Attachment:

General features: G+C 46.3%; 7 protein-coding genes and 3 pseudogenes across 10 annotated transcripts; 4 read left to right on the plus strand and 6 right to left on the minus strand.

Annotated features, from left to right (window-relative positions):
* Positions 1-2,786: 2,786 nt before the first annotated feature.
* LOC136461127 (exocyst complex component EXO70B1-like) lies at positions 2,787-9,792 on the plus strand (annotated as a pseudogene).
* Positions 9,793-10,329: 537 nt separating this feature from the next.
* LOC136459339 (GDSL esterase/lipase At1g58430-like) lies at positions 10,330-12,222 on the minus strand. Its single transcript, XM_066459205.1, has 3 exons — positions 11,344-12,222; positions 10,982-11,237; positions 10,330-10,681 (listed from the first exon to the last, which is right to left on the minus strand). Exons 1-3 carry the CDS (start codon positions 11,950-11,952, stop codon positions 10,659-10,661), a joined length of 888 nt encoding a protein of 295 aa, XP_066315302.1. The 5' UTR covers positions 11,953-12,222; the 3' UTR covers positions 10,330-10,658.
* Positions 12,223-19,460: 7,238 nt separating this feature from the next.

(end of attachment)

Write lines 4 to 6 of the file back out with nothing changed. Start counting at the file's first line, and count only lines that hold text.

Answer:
* LOC136461127 (exocyst complex component EXO70B1-like) lies at positions 2,787-9,792 on the plus strand (annotated as a pseudogene).
* Positions 9,793-10,329: 537 nt separating this feature from the next.
* LOC136459339 (GDSL esterase/lipase At1g58430-like) lies at positions 10,330-12,222 on the minus strand. Its single transcript, XM_066459205.1, has 3 exons — positions 11,344-12,222; positions 10,982-11,237; positions 10,330-10,681 (listed from the first exon to the last, which is right to left on the minus strand). Exons 1-3 carry the CDS (start codon positions 11,950-11,952, stop codon positions 10,659-10,661), a joined length of 888 nt encoding a protein of 295 aa, XP_066315302.1. The 5' UTR covers positions 11,953-12,222; the 3' UTR covers positions 10,330-10,658.